The first was assured, with money up for grabs in a couple of sprint primes (although I only heard the whistle once). The second was trickier. I didn’t just want to burn myself, but wasn’t completely confident in my ability to make an attack stick for long. Several people went away in the lulls, one smart (or lucky) attacker went up the road hard around the mid-way point of the race. I was on the front but it was too early to worry much about, but  just then A-grade came upon us and we lost sight of him in the mess.

After the A bunch cleared us another attacker jumped off the front hard and put some distance into the group. Left on the front to do the work again I tried to limit the damage but was burning far to bright. I backed right off but no-one pulled through. Eventually someone rolled up on my left. I matched his pace and let him know that there were not one, but two guys up the road and between us we got a working group of four rolling smooth turns into the wind. Once that happened I was surprised at how easily the attackers came back to us. Sharing the load goes a long long way. Note to self.

With five laps to go the wind turned cold and it hard started to rain. With three to go the course was wet and someone went down in the A-grade bunch. After two neutralised laps they pulled us up and restarted the race with only two laps to go. It was on for young and old from corner two. At corner four three guys punched it hard and I followed suit, making second wheel. Haaaarrrrrd! You can ride a full lap at sprint pace can’t you? No, you can’t. You blow up big time down the back straight and finish last. But at least you had a crack.

00:55:12 / 36.1 km
Max speed: 56.2 km/h
Avg speed: 39.3 km/h
Avg HR: 170 bpm (AT: 172)
Max HR: 180 bpm

Strava link

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Pretty much zippo in the way of structured training but I’m on the bike at least an hour every day thanks to the commute. Work is challenging in a hundred great and sometimes mildly frightening ways. I come home physically tired from thinking, talking, meeting, coaching, conversing, coercing, encouraging, exciting, negotiating, listening, flitting, figuring and refiguring. It’s a blast, but I’ll be happy with the Odyssey behind me. I could do with a chance to regroup.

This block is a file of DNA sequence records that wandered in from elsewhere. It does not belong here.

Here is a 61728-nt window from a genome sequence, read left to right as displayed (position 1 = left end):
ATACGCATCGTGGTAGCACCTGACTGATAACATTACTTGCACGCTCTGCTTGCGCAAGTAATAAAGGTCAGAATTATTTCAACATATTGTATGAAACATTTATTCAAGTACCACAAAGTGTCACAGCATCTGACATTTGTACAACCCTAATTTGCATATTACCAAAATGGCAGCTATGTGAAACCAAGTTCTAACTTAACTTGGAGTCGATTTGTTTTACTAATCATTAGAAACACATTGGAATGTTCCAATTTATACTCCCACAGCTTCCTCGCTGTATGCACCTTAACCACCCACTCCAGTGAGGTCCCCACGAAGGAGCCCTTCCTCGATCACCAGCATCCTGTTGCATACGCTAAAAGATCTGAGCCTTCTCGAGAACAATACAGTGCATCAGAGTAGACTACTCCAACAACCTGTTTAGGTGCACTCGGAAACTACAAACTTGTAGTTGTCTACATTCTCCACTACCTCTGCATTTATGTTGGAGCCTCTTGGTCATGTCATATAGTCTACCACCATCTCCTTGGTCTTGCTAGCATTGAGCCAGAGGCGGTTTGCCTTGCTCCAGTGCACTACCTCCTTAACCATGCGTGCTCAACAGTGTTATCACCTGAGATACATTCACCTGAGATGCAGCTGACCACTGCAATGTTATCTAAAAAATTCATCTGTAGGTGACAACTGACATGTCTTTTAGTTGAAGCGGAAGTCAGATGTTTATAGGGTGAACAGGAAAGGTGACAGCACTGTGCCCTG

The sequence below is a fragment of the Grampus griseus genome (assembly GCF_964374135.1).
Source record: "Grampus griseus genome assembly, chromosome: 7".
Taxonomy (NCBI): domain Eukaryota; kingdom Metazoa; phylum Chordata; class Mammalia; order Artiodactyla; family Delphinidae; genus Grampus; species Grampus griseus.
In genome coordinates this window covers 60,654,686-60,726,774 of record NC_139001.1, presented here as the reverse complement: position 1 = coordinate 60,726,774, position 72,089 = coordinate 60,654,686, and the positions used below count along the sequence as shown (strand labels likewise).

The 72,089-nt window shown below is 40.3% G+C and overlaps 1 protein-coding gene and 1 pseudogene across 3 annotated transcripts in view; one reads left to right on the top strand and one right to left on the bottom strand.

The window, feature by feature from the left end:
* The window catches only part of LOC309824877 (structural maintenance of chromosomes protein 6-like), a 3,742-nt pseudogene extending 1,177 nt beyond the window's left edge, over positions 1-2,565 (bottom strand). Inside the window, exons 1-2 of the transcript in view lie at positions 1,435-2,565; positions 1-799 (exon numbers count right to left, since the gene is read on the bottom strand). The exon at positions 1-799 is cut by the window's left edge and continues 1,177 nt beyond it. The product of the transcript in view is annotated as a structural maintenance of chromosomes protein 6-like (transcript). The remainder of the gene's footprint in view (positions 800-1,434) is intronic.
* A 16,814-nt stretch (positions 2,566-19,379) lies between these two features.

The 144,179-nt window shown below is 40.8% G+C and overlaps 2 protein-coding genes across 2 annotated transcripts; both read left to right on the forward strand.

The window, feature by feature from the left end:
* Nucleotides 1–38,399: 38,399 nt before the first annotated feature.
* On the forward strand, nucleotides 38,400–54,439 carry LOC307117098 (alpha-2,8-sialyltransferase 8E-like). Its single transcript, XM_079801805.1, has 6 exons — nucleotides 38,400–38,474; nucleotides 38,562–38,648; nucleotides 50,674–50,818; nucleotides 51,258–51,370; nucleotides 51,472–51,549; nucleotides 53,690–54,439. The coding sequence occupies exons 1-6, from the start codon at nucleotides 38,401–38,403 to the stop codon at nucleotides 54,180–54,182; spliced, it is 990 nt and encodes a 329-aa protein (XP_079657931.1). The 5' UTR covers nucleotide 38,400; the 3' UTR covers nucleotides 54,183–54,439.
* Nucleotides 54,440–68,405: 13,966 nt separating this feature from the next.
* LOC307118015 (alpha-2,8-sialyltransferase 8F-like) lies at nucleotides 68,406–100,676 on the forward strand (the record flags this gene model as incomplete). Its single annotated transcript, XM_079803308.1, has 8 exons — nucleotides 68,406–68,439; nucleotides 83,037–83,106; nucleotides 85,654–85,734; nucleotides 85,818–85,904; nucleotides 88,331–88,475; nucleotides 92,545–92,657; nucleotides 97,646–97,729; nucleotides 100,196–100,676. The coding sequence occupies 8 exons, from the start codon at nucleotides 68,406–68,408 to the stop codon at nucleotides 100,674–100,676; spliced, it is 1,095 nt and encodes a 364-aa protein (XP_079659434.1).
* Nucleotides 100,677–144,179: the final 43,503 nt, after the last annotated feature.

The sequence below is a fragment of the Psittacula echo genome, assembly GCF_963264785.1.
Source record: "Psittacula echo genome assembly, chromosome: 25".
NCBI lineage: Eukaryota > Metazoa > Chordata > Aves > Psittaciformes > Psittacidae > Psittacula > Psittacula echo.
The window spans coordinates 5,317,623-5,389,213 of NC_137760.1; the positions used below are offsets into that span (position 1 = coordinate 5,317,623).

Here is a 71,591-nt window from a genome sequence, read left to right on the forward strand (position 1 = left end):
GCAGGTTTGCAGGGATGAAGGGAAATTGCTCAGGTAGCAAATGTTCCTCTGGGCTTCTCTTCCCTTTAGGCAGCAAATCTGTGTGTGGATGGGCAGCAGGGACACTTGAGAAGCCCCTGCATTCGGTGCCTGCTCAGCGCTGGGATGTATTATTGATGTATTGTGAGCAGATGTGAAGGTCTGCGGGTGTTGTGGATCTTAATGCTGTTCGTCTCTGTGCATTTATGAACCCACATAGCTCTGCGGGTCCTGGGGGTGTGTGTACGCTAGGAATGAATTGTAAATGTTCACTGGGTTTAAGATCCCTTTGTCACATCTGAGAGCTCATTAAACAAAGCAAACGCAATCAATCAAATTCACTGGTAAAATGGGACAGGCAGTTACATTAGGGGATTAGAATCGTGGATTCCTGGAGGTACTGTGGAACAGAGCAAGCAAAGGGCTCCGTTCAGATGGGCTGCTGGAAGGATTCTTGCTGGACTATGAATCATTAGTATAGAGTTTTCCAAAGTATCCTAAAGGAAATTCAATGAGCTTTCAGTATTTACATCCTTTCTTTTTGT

Claire has reached the stage where she misses me if I’m not there in the morning. Fee is at the stage of pregnancy where she’s exhausted by the time I get home. Riding feels selfish. Especially with such beautiful girls at home.

Anyway.

With less than a week to go, what can you do? Short, fast brutalisations. We went down to SKCC and my only intention was to attack hard in the last three laps, go too early and just burn and burn and burn. Blow up. Die. Crack and keep it floored all the way over the edge and into the abyss.

With ten to go I got to the pointy end where a small group looked to be intent on reeling back a solo rider off the front. When I came to the head of the bridging group I felt the impetus fall away, open air at my flank. In the wind alone. Fuck. Fuck it. I decided then and there to die and put two full legs worth of tension onto the chain until I caught the lead rider. I was huffing hard when I made his draft and saw he was too so I pulled through with a pat on his back that I hoped would say ‘Jump on my wheel’ so that we could try to stay away a little longer.